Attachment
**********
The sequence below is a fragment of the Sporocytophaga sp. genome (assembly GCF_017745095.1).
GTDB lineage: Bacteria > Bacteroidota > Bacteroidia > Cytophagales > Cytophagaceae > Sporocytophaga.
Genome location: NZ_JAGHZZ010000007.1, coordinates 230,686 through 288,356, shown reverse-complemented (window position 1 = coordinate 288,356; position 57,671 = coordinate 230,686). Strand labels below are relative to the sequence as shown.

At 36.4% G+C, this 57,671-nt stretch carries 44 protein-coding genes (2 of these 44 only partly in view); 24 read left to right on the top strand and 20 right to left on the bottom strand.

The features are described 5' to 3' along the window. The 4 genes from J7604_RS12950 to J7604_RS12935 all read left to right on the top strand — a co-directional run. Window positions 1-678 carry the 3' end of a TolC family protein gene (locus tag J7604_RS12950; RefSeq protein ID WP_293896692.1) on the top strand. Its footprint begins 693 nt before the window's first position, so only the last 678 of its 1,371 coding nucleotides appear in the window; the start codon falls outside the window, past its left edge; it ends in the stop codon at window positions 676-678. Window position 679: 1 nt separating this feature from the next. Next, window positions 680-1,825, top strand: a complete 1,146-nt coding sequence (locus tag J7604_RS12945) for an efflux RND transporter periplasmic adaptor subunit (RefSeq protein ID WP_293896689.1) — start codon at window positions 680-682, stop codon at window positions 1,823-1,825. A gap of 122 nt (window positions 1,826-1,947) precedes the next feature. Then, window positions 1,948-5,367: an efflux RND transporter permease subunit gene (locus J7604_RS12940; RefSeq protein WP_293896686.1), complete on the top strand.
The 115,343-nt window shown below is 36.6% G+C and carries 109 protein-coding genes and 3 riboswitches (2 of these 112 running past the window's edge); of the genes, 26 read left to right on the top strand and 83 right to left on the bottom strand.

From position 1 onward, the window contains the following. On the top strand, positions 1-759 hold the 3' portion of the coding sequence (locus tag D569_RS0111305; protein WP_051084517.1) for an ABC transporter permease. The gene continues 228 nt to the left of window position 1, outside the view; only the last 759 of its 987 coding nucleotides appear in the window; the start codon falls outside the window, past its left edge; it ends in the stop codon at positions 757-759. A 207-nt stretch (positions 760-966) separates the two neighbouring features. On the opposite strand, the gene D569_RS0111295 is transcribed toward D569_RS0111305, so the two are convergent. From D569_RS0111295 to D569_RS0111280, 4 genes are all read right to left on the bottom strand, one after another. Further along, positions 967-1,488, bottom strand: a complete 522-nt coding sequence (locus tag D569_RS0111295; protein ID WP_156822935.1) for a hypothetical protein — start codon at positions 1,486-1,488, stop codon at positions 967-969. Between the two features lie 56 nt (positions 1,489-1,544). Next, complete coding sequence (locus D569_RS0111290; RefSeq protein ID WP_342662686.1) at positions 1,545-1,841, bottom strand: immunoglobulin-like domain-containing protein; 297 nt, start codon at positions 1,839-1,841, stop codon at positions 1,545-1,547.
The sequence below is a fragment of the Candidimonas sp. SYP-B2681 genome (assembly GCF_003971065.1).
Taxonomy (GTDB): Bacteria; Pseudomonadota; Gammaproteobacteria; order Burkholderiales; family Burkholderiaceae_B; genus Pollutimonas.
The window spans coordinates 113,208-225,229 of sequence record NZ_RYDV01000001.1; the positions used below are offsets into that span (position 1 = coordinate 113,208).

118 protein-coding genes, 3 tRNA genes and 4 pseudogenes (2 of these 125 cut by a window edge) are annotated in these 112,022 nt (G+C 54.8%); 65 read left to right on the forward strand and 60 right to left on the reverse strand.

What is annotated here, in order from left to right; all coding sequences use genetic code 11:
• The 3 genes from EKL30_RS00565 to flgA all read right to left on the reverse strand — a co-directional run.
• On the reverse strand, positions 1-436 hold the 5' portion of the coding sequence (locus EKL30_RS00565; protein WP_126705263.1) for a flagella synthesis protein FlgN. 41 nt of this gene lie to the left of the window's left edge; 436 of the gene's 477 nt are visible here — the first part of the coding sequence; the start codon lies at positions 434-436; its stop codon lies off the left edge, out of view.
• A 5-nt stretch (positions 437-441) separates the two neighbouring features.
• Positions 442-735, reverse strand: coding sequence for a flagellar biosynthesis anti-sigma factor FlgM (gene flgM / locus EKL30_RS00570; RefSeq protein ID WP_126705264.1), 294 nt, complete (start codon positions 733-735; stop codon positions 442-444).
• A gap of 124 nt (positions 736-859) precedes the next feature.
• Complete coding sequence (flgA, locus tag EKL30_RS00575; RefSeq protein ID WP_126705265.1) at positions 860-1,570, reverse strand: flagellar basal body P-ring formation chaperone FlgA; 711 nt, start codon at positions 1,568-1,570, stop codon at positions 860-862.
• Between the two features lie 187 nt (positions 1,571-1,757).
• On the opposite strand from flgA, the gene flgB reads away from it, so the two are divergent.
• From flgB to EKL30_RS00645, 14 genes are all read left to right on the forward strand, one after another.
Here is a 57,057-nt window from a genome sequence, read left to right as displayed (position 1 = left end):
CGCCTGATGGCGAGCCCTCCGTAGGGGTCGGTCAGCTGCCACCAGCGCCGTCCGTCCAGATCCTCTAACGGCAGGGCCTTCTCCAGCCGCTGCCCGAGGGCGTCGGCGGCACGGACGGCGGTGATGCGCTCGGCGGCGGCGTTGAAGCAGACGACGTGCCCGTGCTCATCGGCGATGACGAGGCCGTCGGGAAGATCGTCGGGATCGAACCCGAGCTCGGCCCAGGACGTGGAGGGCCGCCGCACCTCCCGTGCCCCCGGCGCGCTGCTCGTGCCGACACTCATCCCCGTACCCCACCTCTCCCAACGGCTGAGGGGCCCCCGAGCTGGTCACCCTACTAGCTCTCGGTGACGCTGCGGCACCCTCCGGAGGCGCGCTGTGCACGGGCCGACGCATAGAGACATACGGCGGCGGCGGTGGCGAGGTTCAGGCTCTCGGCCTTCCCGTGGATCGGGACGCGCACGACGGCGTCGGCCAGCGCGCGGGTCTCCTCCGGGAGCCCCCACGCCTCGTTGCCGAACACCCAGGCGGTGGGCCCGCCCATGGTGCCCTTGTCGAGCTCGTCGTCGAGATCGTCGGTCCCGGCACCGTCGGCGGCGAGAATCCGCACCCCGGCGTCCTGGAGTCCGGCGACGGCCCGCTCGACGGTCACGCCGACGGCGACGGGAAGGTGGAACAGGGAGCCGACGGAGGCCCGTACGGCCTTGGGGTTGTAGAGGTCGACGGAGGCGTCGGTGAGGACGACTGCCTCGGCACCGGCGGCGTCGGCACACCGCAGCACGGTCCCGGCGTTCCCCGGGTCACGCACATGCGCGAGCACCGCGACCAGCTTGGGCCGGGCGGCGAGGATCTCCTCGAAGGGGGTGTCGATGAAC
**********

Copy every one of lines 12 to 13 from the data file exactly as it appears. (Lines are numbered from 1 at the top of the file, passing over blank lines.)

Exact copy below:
What is annotated here, in order from left to right; all coding sequences use genetic code 11:
• The 3 genes from EKL30_RS00565 to flgA all read right to left on the reverse strand — a co-directional run.